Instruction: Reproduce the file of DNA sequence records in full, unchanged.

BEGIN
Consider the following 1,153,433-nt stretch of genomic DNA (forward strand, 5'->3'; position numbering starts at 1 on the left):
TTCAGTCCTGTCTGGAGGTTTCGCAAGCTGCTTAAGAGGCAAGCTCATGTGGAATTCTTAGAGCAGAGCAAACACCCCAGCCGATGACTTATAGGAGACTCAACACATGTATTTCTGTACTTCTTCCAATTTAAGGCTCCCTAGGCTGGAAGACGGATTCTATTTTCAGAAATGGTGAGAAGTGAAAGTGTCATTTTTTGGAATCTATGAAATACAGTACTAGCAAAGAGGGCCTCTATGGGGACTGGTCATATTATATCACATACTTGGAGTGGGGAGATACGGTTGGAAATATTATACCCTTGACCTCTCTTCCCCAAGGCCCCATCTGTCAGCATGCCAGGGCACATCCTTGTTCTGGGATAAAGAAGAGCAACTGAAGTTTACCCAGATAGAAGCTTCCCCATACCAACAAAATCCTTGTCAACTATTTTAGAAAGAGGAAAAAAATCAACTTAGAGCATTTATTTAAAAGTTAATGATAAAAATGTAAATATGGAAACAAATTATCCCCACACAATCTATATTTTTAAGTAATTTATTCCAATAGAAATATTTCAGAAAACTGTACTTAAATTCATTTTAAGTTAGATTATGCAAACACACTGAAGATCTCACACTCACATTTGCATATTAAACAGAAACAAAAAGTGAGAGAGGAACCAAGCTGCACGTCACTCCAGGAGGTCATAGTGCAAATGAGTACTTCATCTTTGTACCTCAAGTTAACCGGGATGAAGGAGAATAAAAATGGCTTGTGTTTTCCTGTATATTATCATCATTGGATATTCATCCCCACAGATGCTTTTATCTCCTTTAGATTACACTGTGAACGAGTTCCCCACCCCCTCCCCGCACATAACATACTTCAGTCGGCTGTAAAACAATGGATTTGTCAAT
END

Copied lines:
Consider the following 1,153,433-nt stretch of genomic DNA (forward strand, 5'->3'; position numbering starts at 1 on the left):
TTCAGTCCTGTCTGGAGGTTTCGCAAGCTGCTTAAGAGGCAAGCTCATGTGGAATTCTTAGAGCAGAGCAAACACCCCAGCCGATGACTTATAGGAGACTCAACACATGTATTTCTGTACTTCTTCCAATTTAAGGCTCCCTAGGCTGGAAGACGGATTCTATTTTCAGAAATGGTGAGAAGTGAAAGTGTCATTTTTTGGAATCTATGAAATACAGTACTAGCAAAGAGGGCCTCTATGGGGACTGGTCATATTATATCACATACTTGGAGTGGGGAGATACGGTTGGAAATATTATACCCTTGACCTCTCTTCCCCAAGGCCCCATCTGTCAGCATGCCAGGGCACATCCTTGTTCTGGGATAAAGAAGAGCAACTGAAGTTTACCCAGATAGAAGCTTCCCCATACCAACAAAATCCTTGTCAACTATTTTAGAAAGAGGAAAAAAATCAACTTAGAGCATTTATTTAAAAGTTAATGATAAAAATGTAAATATGGAAACAAATTATCCCCACACAATCTATATTTTTAAGTAATTTATTCCAATAGAAATATTTCAGAAAACTGTACTTAAATTCATTTTAAGTTAGATTATGCAAACACACTGAAGATCTCACACTCACATTTGCATATTAAACAGAAACAAAAAGTGAGAGAGGAACCAAGCTGCACGTCACTCCAGGAGGTCATAGTGCAAATGAGTACTTCATCTTTGTACCTCAAGTTAACCGGGATGAAGGAGAATAAAAATGGCTTGTGTTTTCCTGTATATTATCATCATTGGATATTCATCCCCACAGATGCTTTTATCTCCTTTAGATTACACTGTGAACGAGTTCCCCACCCCCTCCCCGCACATAACATACTTCAGTCGGCTGTAAAACAATGGATTTGTCAAT